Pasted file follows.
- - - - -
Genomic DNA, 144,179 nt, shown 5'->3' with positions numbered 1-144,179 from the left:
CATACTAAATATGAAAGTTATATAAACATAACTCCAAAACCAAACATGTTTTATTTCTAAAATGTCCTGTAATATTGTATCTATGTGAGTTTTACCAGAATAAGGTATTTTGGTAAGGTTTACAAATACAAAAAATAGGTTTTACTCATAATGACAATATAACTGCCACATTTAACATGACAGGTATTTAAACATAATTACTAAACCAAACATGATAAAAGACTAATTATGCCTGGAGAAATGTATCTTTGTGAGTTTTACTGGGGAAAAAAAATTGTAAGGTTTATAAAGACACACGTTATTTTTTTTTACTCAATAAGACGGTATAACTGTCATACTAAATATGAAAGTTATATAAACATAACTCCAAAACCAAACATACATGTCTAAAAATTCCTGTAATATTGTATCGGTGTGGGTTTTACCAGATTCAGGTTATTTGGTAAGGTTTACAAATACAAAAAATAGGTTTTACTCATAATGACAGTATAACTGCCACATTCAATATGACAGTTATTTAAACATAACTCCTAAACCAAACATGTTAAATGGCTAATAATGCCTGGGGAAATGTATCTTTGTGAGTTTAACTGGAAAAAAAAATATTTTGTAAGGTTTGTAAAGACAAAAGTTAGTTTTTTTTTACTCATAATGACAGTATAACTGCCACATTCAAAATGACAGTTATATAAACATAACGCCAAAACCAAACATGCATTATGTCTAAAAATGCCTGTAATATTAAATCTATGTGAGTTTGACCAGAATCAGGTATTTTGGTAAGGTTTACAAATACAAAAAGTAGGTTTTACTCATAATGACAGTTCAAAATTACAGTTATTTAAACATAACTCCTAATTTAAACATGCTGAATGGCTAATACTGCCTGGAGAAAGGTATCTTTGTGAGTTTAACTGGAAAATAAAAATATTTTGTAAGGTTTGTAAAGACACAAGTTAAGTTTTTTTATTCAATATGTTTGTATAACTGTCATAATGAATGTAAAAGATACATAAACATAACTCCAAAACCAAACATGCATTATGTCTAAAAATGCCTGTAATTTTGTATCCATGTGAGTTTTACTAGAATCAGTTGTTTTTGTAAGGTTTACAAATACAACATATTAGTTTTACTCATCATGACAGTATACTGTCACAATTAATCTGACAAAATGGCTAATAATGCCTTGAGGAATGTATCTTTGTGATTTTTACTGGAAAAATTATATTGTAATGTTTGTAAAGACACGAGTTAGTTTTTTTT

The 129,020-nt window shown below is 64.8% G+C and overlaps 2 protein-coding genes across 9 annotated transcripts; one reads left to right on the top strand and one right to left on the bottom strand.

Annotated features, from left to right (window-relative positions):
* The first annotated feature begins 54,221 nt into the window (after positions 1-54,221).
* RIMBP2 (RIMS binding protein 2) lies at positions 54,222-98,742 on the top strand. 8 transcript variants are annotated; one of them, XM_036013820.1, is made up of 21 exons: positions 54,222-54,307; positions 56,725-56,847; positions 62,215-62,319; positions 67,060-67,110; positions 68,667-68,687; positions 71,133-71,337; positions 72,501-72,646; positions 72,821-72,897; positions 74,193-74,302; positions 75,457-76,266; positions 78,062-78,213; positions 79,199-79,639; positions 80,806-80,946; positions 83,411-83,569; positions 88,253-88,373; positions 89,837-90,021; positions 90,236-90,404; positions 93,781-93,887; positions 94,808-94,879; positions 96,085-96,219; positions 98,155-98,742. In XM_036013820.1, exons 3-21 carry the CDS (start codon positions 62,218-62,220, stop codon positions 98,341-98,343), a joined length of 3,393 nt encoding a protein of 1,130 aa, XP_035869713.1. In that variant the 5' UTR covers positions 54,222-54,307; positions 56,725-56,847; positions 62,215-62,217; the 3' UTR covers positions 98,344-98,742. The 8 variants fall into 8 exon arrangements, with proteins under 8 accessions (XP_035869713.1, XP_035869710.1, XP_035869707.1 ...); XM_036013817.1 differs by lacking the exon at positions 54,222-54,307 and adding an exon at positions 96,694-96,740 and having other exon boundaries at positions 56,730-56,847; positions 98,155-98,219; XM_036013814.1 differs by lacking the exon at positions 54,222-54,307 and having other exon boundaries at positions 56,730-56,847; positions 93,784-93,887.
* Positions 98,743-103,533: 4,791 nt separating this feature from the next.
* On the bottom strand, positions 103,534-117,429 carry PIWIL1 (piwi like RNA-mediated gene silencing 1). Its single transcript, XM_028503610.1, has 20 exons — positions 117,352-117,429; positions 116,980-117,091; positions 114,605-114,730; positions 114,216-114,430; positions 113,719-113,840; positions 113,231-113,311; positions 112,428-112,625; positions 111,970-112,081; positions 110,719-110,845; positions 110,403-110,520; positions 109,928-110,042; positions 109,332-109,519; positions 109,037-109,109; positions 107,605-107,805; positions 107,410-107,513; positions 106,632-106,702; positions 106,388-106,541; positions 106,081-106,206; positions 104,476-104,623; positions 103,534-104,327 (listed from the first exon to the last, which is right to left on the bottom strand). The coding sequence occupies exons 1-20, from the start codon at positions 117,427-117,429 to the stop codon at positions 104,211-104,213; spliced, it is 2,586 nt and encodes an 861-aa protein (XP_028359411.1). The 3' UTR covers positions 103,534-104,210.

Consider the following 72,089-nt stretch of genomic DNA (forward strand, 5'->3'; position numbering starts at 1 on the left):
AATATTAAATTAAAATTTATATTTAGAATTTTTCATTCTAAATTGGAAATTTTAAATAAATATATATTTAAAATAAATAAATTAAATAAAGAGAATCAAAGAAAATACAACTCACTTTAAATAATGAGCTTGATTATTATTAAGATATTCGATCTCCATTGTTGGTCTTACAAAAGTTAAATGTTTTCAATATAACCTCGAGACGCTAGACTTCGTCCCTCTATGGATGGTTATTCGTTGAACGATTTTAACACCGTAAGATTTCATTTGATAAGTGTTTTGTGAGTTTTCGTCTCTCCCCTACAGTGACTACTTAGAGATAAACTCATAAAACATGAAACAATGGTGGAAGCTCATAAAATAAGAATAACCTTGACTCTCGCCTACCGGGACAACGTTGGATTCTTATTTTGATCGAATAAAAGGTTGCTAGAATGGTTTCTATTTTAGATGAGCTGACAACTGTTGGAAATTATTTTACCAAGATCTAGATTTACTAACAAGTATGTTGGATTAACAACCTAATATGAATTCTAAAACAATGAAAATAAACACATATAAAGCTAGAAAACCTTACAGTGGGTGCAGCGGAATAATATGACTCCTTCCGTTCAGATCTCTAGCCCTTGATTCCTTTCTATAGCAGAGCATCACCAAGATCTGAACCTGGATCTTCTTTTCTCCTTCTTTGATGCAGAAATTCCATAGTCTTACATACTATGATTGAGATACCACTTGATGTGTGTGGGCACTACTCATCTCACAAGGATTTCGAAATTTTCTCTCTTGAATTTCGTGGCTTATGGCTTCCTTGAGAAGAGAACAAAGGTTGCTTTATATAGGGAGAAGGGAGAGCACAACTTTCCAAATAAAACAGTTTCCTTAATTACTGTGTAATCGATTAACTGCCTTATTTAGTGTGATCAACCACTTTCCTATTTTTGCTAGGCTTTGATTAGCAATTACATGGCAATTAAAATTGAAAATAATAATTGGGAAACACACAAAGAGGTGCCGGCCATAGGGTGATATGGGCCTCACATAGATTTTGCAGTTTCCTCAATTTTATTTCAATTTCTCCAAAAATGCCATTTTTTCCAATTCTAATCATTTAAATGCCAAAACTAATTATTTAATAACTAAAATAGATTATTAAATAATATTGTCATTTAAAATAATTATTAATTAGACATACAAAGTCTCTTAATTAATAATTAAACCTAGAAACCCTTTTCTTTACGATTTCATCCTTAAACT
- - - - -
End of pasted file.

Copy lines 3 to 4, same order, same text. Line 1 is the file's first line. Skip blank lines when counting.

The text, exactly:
The 129,020-nt window shown below is 64.8% G+C and overlaps 2 protein-coding genes across 9 annotated transcripts; one reads left to right on the top strand and one right to left on the bottom strand.

Annotated features, from left to right (window-relative positions):